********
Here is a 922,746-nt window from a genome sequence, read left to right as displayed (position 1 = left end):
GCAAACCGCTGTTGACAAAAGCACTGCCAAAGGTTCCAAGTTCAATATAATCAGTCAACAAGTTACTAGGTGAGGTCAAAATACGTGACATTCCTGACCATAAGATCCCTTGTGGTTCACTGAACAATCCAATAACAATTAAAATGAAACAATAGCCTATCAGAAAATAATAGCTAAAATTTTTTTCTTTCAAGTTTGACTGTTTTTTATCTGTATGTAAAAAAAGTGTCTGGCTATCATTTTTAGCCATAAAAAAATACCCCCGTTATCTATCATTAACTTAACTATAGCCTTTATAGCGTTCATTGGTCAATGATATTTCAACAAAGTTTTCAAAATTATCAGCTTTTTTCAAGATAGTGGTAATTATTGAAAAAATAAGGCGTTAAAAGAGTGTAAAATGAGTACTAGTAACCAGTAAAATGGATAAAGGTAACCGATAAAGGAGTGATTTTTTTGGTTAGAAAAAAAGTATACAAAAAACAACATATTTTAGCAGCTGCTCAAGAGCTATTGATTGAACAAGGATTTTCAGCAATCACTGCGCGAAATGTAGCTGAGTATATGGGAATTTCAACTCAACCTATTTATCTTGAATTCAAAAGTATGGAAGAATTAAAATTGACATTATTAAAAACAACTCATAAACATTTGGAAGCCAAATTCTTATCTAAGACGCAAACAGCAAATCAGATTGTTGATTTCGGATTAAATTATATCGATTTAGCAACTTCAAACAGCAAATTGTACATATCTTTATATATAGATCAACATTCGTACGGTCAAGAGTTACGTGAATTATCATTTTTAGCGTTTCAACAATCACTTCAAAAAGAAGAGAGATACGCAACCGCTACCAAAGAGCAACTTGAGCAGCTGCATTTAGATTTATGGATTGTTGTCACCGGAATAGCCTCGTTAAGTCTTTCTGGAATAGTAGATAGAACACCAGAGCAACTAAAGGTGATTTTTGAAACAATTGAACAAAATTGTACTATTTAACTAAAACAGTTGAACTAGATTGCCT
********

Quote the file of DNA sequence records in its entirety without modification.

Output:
Here is a 922,746-nt window from a genome sequence, read left to right as displayed (position 1 = left end):
GCAAACCGCTGTTGACAAAAGCACTGCCAAAGGTTCCAAGTTCAATATAATCAGTCAACAAGTTACTAGGTGAGGTCAAAATACGTGACATTCCTGACCATAAGATCCCTTGTGGTTCACTGAACAATCCAATAACAATTAAAATGAAACAATAGCCTATCAGAAAATAATAGCTAAAATTTTTTTCTTTCAAGTTTGACTGTTTTTTATCTGTATGTAAAAAAAGTGTCTGGCTATCATTTTTAGCCATAAAAAAATACCCCCGTTATCTATCATTAACTTAACTATAGCCTTTATAGCGTTCATTGGTCAATGATATTTCAACAAAGTTTTCAAAATTATCAGCTTTTTTCAAGATAGTGGTAATTATTGAAAAAATAAGGCGTTAAAAGAGTGTAAAATGAGTACTAGTAACCAGTAAAATGGATAAAGGTAACCGATAAAGGAGTGATTTTTTTGGTTAGAAAAAAAGTATACAAAAAACAACATATTTTAGCAGCTGCTCAAGAGCTATTGATTGAACAAGGATTTTCAGCAATCACTGCGCGAAATGTAGCTGAGTATATGGGAATTTCAACTCAACCTATTTATCTTGAATTCAAAAGTATGGAAGAATTAAAATTGACATTATTAAAAACAACTCATAAACATTTGGAAGCCAAATTCTTATCTAAGACGCAAACAGCAAATCAGATTGTTGATTTCGGATTAAATTATATCGATTTAGCAACTTCAAACAGCAAATTGTACATATCTTTATATATAGATCAACATTCGTACGGTCAAGAGTTACGTGAATTATCATTTTTAGCGTTTCAACAATCACTTCAAAAAGAAGAGAGATACGCAACCGCTACCAAAGAGCAACTTGAGCAGCTGCATTTAGATTTATGGATTGTTGTCACCGGAATAGCCTCGTTAAGTCTTTCTGGAATAGTAGATAGAACACCAGAGCAACTAAAGGTGATTTTTGAAACAATTGAACAAAATTGTACTATTTAACTAAAACAGTTGAACTAGATTGCCT